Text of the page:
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An Emperor Penguin dives into the ocean through a hole in the ice.
Image courtesy of Emily Stone, National Science Foundation

Resources for Teaching About the Poles and the Cryosphere

Windows to the Universe and other educational programs of the University Corporation for Atmospheric Research Office of Education and Outreach invite you to explore Earth's polar regions with your students via activities for the classroom. Listed below are polar science activities that we have developed. If you attended one of our polar science workshops for educators, you can access the powerpoint slideshow that you saw during the workshop. Members can download this as powerpoint presentation.

The Arctic Creature Mobile

An activity suitable for primary grade students in school or at home. Students make a mobile of Arctic creatures that live in the water and on the sea ice, and depend on each other for food.

Growing Penguins Timeline

An activity for upper elementary and middle school level. Students match written descriptions of stages of Adelie penguin growth with photographs of penguins at different stages and then construct a timeline of Adelie penguin development. An excellent activity for emphasizing literacy skills in the science classroom.

Glaciers: Then and Now

An activity for upper elementary and middle school level. Students match photographs of Alaskan glaciers from the early part of this century with photographs that were taken at the same locations within the last few years. They record what in the photographs has stayed the same and what has changed before a group discussion about the current state of alpine glaciers.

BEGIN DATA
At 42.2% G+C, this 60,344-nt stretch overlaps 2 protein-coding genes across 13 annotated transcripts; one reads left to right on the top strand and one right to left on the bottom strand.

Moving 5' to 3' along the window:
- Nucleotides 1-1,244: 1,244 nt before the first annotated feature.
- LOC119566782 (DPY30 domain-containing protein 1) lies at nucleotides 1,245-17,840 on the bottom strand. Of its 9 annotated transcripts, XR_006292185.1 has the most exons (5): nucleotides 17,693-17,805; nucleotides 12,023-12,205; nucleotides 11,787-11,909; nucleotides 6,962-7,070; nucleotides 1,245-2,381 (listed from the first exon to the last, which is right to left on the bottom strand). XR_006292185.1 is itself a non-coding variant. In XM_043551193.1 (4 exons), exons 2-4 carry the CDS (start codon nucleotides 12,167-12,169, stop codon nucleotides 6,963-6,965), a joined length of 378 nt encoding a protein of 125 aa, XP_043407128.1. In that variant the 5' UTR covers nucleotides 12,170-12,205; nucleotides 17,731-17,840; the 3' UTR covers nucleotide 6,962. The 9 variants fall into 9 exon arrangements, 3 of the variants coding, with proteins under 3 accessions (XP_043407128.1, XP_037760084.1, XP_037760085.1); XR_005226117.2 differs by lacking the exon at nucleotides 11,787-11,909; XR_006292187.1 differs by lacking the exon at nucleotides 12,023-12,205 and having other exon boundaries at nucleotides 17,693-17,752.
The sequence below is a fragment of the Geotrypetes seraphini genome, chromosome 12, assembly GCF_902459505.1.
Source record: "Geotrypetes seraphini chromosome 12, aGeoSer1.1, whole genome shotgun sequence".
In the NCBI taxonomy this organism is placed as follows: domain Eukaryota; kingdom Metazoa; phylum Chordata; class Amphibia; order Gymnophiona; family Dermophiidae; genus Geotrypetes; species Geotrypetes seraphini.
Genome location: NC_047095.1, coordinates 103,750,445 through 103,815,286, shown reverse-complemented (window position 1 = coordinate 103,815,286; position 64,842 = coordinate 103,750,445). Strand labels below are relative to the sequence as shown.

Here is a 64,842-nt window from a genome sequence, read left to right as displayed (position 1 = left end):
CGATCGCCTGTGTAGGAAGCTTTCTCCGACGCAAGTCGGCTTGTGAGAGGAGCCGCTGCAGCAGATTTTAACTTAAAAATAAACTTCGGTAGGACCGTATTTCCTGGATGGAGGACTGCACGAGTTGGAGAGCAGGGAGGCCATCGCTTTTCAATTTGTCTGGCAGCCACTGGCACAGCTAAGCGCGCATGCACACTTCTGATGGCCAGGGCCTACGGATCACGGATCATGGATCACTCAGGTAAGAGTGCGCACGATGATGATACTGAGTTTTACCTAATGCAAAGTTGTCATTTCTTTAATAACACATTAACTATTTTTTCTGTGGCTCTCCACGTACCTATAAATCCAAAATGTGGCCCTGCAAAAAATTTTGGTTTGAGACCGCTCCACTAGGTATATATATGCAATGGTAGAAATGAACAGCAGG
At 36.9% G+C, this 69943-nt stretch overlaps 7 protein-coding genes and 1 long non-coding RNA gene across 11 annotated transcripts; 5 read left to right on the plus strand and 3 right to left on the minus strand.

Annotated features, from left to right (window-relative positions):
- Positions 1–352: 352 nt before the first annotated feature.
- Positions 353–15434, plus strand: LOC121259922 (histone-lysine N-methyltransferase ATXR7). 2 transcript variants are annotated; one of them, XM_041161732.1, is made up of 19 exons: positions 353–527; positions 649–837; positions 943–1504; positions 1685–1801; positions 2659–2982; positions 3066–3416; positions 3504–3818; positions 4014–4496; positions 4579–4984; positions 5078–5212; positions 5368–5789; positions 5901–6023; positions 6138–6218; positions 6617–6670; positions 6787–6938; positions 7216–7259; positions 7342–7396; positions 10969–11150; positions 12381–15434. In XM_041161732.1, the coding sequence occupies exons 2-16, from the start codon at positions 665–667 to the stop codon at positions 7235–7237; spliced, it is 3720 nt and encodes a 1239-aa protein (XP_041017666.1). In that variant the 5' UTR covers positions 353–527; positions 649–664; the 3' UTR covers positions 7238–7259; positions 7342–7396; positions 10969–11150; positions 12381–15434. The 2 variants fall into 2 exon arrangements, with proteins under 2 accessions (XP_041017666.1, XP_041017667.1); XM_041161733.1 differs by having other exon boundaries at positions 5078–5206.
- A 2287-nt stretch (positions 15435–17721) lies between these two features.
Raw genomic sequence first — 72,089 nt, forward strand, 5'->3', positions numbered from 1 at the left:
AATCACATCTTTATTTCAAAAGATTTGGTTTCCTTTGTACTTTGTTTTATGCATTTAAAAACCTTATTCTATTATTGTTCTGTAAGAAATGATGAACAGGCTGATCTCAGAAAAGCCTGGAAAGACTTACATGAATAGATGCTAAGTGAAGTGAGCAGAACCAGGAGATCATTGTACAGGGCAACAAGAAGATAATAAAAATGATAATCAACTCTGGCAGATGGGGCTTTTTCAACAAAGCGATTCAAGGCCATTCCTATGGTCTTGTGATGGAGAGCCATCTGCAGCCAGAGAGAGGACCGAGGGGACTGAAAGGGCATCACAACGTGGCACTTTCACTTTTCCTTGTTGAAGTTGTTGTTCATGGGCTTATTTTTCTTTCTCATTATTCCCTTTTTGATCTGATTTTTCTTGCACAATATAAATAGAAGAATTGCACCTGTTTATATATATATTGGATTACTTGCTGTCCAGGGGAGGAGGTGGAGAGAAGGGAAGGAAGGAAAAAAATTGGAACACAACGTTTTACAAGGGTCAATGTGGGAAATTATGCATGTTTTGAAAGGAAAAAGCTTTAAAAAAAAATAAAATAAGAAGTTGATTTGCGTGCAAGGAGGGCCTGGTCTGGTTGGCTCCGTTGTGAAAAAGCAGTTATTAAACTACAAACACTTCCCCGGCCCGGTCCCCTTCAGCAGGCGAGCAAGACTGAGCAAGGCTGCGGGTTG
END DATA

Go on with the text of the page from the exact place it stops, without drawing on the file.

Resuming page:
Graphing Sea Ice Extent in the Arctic and Antarctic

A classroom activity appropriate for middle and high school level. Using sea ice data, students graph sea ice extent (area) in both polar regions (Arctic and Antarctic) over a three-year period to learn about seasonal variations and over a 25-year period to learn about longer-term trends.

See also,

Looking into Surface Albedo

Middle School or upper elementary students experiment and observe how the color of materials that cover the Earth affect the amount of sunlight our planet absorbs.

Terrabagga Activity Using a Magnetometer

In this hands-on activity, students build a simulated planet with a magnetic field. They then use a simple magnetometer to determine the orientation of the "planet's" magnetic field and locate the poles.

The Little Ice Age: Understanding Climate and Climate Change

In this lesson from the Climate Discovery Teacher's Guide, appropriate for middle and high school level, students explore graphs of the amount of solar activity, volcanic particles in the atmosphere, and the amount of tree growth to deduce when the Little Ice Age was at its peak.

Living During the Little Ice Age

In this lesson from the Climate Discovery Teacher's Guide, appropriate for middle school level, students compare various records to understand what life was like in Europe during the height of the Little Ice Age.

Where Have All the Glaciers Gone?

In this lesson from the Climate Discovery Teacher's Guide, appropriate for middle school level, students gain an understanding of how glaciers have been changing worldwide.

Last modified March 31, 2009 by Lisa Gardiner.

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The Winter 2009 issue of The Earth Scientist, focuses on Earth System science, including articles on student inquiry, differentiated instruction, geomorphic concepts, the rock cycle, and much more!

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Windows to the Universe, a project of the National Earth Science Teachers Association, is sponsored in part is sponsored in part through grants from federal agencies (NASA and NOAA), and partnerships with affiliated organizations, including the American Geophysical Union, the Howard Hughes Medical Institute, the Earth System Information Partnership, the American Meteorological Society, the National Center for Science Education, and TERC. The American Geophysical Union and the American Geosciences Institute are Windows to the Universe Founding Partners. NESTA welcomes new Institutional Affiliates in support of our ongoing programs, as well as collaborations on new projects. Contact NESTA for more information. NASA ESIP NCSE HHMI AGU AGI AMS NOAA